The rupee on Thursday vaulted by 77 paise to end at 70.69 against the US dollar as the softening crude oil prices and rising foreign capital inflows boosted the recently battered Indian currency. With this, for the rupee, which has gained nearly five per cent from a low of 74.4 on October 9 this year, this is the seventh straight session of gains for the domestic unit amid the weakening of the US dollar against some currencies overseas.
The Indian currency had depreciated by 14.1 per cent from the start of the financial year FY19 and touched a low of 74.4 against the dollar on October 9, 2018.
The major factor that strengthened the rupee in the last two weeks was the fall in crude oil prices. This moderation in crude oil prices is primarily on account of the waiver granted by US on the Iran sanctions to 8 countries, including India. Other factors like oversupply of crude oil by the OPEC countries (raising its production in September’18) and increasing US shale production have also led to crude oil prices declining, said an analyst.
Negative outlook on oil helping rupee gain ground
The rise in crude oil price earlier this year pulled down the rupee by 14.1 per cent since April 2018. Now with oil falling, the rupee is gaining ground. This moderation in crude oil prices is primarily on account of the waiver granted by US on the Iran sanctions. The outlook for oil has turned negative amid rising production and concerns over global economic growth.
After hitting a four-year high of almost $87 a barrel, the Asian benchmark Brent oil has fallen sharply, retreating about 28 per cent to $61.71 a barrel this week. The outlook for oil has turned negative amid rising production and concerns over global economic growth. Indian futures prices also shed by more than 30 per cent since the first week of October. Worries over supply crunch on the prospect of tough sanctions on Iran and higher demand from top oil consumers had kept oil prices at multi-year highs earlier.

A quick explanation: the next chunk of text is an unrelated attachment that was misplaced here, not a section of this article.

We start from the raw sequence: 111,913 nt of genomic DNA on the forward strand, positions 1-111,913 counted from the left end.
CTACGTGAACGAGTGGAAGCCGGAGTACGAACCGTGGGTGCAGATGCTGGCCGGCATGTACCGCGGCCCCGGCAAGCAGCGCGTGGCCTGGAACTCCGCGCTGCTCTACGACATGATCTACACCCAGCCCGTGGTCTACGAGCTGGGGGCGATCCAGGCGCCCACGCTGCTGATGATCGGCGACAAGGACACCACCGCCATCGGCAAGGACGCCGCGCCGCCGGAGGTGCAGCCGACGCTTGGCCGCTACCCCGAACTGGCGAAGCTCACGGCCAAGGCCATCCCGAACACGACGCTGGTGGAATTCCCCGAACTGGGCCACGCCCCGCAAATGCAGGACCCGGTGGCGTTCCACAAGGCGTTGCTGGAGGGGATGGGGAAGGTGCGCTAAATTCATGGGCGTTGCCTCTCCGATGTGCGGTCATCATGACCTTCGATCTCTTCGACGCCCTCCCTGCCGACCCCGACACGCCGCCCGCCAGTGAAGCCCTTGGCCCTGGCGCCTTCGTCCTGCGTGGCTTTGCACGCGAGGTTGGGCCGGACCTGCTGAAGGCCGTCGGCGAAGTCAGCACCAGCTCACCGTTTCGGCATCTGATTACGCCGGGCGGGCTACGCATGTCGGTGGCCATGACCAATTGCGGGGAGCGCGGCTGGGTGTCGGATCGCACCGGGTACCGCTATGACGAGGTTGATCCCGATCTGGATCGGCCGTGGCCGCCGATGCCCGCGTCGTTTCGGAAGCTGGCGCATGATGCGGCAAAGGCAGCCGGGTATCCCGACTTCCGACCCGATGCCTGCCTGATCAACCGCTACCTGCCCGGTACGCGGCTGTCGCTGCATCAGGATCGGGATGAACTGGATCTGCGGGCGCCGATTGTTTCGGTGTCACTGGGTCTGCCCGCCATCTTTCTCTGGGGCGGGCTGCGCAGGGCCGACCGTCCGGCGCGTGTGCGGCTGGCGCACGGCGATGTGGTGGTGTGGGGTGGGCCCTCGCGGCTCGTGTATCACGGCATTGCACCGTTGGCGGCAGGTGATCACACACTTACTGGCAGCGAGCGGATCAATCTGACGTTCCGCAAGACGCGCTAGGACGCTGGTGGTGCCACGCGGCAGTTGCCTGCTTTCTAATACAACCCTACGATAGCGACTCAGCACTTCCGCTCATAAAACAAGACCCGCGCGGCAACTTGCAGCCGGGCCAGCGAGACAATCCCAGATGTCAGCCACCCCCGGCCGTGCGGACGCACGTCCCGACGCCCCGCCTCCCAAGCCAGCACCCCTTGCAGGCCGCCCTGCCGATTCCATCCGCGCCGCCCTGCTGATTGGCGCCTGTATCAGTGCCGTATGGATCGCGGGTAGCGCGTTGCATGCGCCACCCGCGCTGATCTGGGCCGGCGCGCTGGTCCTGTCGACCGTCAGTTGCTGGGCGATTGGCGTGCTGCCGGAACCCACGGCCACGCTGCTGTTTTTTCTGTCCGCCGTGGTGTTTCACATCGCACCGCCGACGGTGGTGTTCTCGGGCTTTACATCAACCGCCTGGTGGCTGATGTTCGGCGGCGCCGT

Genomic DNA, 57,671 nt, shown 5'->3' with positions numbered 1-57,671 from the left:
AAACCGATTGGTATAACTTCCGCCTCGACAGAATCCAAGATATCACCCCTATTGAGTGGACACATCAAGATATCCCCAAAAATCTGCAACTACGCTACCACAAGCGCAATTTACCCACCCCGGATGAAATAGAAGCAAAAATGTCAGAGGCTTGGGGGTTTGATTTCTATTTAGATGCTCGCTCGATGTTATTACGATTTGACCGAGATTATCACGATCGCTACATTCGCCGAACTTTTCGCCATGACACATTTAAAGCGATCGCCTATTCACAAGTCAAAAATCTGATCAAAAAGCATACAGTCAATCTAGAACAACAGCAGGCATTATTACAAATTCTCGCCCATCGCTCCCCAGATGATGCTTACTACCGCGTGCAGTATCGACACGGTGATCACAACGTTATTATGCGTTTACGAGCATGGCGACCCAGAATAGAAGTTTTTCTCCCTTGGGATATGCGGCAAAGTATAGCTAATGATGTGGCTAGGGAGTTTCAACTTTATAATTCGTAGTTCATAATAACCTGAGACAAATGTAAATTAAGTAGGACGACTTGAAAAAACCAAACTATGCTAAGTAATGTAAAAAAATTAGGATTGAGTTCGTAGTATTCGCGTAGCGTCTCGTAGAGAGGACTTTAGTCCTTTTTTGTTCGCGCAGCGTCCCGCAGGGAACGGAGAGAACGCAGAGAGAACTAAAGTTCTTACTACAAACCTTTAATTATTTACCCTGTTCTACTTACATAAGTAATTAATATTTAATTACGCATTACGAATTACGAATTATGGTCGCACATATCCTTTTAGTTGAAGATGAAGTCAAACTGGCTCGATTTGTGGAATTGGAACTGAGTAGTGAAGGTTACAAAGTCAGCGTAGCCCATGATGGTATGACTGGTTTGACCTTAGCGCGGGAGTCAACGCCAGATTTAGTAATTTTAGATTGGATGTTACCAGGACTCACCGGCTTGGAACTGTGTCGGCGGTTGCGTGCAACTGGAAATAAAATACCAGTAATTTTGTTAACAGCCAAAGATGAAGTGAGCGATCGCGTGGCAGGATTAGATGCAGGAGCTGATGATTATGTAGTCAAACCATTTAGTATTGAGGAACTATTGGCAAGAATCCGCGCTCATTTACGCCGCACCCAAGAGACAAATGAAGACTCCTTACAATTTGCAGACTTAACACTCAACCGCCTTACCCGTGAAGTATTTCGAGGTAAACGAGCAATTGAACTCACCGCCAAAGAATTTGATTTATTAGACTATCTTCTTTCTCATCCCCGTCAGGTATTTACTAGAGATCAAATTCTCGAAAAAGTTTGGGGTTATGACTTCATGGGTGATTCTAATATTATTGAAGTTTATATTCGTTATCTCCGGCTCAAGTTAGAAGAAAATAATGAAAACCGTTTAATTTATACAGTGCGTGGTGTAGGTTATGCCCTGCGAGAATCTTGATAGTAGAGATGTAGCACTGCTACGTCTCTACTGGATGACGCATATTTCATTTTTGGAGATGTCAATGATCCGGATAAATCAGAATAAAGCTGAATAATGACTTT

Dealers said the rupee has gained 220 paise in the last seven trading sessions as exporters and banks sold dollars and supported the rupee. Globally, Brent crude, the international oil benchmark, was trading 0.39 per cent lower at $ 62.85 per barrel on Thursday amid concerns about a global glut. US commercial crude oil inventories climbed by 4.9 million barrels to 446.91 million barrels last week, the U.S. Energy Information Administration (EIA) said on Wednesday, its highest level since December.
According to Care Ratings, the depreciation of the rupee earlier in the day can be attributed to a number of factors like the US Fed monetary policy decision to hike rates thrice this calendar year, geo-political trade tensions between US and China, US sanctions on Iran and uncertainty about Indian purchasing oil from the latter, elevated crude oil prices having spiked from $67.7/barrel to an average rate of $79.2/barrel in September 2018 and $80.7/barrel in October 2018 which affected the current account deficit and balance of payment, FPI outflows from the country and declining forex reserves.
However, following the six-month waiver received by India from the US government on the Iran sanctions (supposed to set in from November 4, 2018), there has been a reversal in the depreciation of the rupee. On November 22, the rupee closed at an 11-weeks high at 70.69, appreciating by over 3 per cent in the month of November. The Indian rupee has been the second strongest currency behind only Indonesian rupiah which has witnessed appreciation of 3.1 per cent.
Countries like China (-0.1 per cent), South Korea (-0.6 percent), Taiwan (-0.5 per cent), which were also granted waiver by US on Iran sanctions have seen their currencies depreciated post November4, 2018. On the other hand, the Japanese yen (0.1 per cent) and Turkish lira (0.7 per cent) have appreciated.
According to analysts, foreign portfolio investment added to the rupee appreciation. The foreign portfolio flows which had witnessed a sustained outflow to the tune of $7.9 billion during September-October 2018 have seen a reversal in the month of November. FPIs have been net investors of $1.6 billion in November 2018.